Inflation Targeting and Exchange Rate Volatility: A Treatment Effect Regression Approach

Victor Pontines

    Research output: Contribution to journalArticle

    5 Citations (Scopus)

    Abstract

    This study empirically examines the issue of whether countries that target inflation systematically experience higher exchange rate volatility. A major challenge that immediately confronts such analysis is that countries do not choose their monetary regimes in a random fashion. In this paper, an attempt is made to take into account the problem of self-selection in the countries' decision to target inflation via a treatment effect regression that estimates jointly the probability of being an inflation targeter and the outcome equation. The analysis indicates that nominal and real effective exchange rate volatility are both lower in inflation-targeting countries than countries that do not target inflation. More importantly, the analysis also suggest that developing countries that target inflation have lower nominal and real effective exchange rate volatility than non-inflation-targeting developing countries; in the case, however, of inflation-targeting industrial countries, it is found to be higher.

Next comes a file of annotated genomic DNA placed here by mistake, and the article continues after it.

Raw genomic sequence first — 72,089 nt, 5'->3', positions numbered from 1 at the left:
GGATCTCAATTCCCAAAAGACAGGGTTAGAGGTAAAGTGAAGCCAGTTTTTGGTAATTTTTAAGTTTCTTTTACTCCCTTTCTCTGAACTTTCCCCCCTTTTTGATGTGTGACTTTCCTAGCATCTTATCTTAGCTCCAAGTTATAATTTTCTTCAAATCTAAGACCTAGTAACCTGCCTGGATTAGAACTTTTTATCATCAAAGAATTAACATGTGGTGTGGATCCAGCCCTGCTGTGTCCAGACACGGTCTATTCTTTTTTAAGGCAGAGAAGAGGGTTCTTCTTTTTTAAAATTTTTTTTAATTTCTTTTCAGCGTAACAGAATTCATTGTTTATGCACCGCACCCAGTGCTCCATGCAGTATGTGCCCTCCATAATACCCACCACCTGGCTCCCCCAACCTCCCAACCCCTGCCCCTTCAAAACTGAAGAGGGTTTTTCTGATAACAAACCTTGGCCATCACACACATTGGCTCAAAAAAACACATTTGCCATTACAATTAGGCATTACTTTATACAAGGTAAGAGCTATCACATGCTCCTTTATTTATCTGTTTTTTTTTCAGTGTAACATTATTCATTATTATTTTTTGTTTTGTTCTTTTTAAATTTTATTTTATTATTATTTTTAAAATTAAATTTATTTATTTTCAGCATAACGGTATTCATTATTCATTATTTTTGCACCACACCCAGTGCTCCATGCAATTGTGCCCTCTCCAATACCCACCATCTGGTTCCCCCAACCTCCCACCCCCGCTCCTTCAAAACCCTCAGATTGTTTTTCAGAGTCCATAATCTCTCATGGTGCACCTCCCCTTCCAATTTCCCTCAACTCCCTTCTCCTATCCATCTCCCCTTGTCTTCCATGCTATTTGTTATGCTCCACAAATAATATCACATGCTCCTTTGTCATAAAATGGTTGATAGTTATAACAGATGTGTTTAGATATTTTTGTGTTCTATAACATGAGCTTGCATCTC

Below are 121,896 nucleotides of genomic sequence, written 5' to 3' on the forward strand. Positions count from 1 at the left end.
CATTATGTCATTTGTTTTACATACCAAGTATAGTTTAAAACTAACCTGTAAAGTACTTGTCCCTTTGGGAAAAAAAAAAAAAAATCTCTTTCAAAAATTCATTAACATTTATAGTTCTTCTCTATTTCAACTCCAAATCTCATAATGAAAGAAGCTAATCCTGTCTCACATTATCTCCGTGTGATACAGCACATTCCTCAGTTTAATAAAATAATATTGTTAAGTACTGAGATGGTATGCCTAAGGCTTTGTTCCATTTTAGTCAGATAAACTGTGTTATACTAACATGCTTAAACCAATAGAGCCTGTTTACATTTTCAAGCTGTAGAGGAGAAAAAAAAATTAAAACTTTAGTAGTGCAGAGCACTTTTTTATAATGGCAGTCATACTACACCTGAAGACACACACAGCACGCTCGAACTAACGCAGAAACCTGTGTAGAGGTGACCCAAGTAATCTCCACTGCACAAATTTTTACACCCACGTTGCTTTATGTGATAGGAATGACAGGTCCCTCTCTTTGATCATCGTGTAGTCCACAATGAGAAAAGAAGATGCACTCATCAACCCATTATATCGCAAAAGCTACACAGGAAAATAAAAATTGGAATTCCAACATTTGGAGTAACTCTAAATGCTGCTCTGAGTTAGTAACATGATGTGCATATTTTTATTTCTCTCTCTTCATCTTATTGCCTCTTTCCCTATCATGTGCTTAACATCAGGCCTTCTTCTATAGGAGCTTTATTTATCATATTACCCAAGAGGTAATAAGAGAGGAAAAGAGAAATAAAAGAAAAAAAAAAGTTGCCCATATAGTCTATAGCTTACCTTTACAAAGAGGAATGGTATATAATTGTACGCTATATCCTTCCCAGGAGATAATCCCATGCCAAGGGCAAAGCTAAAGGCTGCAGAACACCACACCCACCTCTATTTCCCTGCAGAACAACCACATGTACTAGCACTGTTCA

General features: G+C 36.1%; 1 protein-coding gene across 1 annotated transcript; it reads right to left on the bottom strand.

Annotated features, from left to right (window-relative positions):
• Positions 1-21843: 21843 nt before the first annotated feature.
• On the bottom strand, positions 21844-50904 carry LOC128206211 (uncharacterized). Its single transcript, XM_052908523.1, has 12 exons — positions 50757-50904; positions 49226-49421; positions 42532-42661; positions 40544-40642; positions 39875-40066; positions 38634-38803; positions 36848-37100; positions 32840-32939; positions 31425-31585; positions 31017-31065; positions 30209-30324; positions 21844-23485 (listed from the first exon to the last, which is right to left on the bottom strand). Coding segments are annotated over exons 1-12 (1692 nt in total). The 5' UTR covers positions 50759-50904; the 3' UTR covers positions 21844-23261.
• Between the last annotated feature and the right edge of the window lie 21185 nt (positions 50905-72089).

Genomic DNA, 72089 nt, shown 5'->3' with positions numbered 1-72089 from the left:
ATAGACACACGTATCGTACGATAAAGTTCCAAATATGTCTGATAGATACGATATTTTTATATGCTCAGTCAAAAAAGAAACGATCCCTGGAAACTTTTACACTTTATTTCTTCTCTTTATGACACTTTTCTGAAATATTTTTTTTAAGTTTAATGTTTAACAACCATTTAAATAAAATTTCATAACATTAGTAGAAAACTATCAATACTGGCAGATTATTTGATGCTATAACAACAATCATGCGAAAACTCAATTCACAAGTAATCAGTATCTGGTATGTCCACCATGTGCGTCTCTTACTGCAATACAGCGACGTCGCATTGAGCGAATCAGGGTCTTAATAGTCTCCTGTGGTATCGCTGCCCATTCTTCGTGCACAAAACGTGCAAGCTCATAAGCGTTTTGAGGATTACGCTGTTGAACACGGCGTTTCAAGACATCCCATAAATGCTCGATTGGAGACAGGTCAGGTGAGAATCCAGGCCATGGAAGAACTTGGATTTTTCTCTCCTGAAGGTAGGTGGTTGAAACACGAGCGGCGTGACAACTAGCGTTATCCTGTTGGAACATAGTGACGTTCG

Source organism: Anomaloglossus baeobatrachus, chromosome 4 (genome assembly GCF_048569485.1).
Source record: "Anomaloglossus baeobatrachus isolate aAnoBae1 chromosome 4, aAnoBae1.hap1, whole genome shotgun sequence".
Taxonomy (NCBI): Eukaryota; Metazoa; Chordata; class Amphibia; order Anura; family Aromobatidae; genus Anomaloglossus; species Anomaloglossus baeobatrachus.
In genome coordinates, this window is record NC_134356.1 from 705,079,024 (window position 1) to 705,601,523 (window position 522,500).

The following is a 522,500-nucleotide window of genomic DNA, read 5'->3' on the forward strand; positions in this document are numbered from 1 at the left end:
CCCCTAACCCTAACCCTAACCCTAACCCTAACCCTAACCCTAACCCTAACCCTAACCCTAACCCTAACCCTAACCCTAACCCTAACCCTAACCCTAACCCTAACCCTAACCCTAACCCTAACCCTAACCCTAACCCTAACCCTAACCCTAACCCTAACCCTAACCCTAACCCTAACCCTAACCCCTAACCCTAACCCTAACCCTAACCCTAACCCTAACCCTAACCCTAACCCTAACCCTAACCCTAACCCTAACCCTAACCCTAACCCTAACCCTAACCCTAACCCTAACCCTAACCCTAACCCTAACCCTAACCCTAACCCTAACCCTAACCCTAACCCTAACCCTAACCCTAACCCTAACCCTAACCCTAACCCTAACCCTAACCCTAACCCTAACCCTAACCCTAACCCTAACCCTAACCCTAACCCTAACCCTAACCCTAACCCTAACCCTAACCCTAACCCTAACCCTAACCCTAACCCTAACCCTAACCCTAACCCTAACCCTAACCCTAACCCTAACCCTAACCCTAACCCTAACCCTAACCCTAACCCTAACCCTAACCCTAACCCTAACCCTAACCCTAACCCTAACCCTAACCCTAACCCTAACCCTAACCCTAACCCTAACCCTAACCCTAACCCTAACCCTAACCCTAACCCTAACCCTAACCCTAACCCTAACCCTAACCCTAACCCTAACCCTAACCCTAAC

Original languageEnglish
    Pages (from-to)25-39
    Number of pages15
    JournalInternational Economic Journal
    Volume27
    Issue number1
    DOIs
    Publication statusPublished - Mar 2013

    Keywords

    • developing countries
    • exchange rate volatility
    • industrial countries
    • Inflation targeting
    • sample selection bias
    • treatment effects model

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